• @vikas: I've never had such problems with my F801 and a Metz 54 flash. If you search the net, you will however find several discussions on the SB-600 and underexposed images when bouncing. Not only with the F100, but also when used on newer DSLRs. Since the light path should be irrelevant when using TTL, I really don't have a good explanation on why this occurs, but perhaps you're able to find something yourself. – jarnbjo Jul 17 '12 at 12:43

First of all: There is no obvious difference between working with a flash when doing digital or analogue photography. Eventually, the same lights and shadows are recorded and stored on some kind of media, be it a memory card or the film emulsion.

Both of the films you are mentioning are relatively tolerant to over- and underexposure, so using TTL exposure metering is your best bet. I am not sure what John Cavan is referring to in his second point, where he claims that flash metering is not working very well. TTL flash metering has been around for more than 30 years and actually, it works as expected. If you are using a modern lens with distance indicator (AF-D or newer), the flash metering will also consider the focus distance when calculating the estimated flash energy, so I can't think of a single situation where you are better off calculating the flash settings manually instead of letting the automatisms do their job.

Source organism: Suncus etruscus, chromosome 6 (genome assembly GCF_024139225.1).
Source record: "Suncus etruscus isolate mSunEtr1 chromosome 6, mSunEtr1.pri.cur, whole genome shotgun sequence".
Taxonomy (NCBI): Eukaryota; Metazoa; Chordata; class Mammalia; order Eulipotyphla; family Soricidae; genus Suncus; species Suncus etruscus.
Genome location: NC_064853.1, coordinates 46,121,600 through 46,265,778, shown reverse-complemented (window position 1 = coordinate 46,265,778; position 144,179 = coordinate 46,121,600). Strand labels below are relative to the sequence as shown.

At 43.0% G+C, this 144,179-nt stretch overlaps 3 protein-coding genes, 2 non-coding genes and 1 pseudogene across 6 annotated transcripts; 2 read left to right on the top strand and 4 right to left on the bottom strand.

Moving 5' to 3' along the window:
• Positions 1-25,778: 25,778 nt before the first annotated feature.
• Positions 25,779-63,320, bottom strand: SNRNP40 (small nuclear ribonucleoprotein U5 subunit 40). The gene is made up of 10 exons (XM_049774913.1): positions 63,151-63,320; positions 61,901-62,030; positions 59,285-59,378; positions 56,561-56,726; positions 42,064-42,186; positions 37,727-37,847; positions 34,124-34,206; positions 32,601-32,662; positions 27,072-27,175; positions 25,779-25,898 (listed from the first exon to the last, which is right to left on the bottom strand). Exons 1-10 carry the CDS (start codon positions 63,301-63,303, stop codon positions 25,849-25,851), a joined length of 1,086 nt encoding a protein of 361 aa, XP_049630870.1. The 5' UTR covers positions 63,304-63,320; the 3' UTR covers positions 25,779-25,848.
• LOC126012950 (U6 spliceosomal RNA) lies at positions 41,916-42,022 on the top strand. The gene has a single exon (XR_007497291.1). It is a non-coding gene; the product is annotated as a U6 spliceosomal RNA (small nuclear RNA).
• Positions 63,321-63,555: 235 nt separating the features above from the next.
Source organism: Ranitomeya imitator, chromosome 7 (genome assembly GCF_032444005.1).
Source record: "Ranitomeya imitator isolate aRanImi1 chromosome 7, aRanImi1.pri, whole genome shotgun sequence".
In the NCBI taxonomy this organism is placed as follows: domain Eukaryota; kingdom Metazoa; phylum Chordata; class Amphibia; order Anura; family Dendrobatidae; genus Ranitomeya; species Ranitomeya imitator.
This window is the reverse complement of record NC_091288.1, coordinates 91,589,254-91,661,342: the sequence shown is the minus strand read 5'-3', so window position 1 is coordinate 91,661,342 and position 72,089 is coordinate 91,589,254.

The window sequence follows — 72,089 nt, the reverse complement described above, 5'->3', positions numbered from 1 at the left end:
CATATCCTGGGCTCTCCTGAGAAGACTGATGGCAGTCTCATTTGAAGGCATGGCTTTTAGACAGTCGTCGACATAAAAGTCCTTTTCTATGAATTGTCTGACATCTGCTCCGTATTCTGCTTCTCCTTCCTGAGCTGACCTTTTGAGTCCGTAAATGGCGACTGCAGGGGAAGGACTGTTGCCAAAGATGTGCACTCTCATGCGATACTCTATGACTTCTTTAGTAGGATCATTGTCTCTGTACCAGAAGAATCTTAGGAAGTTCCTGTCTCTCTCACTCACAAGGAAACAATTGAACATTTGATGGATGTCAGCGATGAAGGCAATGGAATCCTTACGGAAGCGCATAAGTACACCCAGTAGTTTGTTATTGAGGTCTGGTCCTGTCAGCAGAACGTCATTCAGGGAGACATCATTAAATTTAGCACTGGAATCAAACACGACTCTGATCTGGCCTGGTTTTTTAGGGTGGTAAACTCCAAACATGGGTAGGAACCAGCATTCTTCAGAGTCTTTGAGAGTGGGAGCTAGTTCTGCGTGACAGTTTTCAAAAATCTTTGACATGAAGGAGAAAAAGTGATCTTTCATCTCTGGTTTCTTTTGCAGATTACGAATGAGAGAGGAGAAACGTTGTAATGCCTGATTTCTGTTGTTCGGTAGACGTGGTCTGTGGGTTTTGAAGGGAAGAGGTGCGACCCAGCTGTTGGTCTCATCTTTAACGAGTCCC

One final issue is of course that with a film camera, you have no way to immediately check the results. Using a single shoe mount flash, you are however pretty limited anyway in how to direct the light. When using studio flashes (one or more stand-alone flashes) in the pre-digital area, most photographers used Polaroid (instant) cameras to check the light conditions.

  • Welcome to Photo.SE. Nice 1st answer. – ysap Jun 10 '12 at 14:34
  • I'm referring to his mentioning off camera. It's also a rare event for me to have a flash in my hotshoe, i'm almost always off camera and so I don't find the TTL metering all that useful and so I prefer incident metering techniques. – John Cavan Jun 10 '12 at 14:51
  • For what it's worth I get very good and consistent metering with Pentax's P-TTL and off-camera (optical wireless) flash. – mattdm Jun 10 '12 at 15:15
  • @John Canvan: As long as the flash works with the camera's TTL metering, it doesn't matter if it is on or off the camera. The light reflected from the photographed objects is measured through the lens during the exposure and it is irrelevant from which direction the flash light is actually coming. – jarnbjo Jun 10 '12 at 22:26
  • @JohnCavan, so what is the answer. I'm at no position, at this point, to select from two different answers with equal upvotes :-). Should i use ttl or not? I'll be using flash on camera and bounce off wall and stuff. – Vikas Jun 15 '12 at 18:39

Your Answer

By clicking “Post Your Answer”, you agree to our terms of service, privacy policy and cookie policy

Not the answer you're looking for? Browse other questions tagged or ask your own question.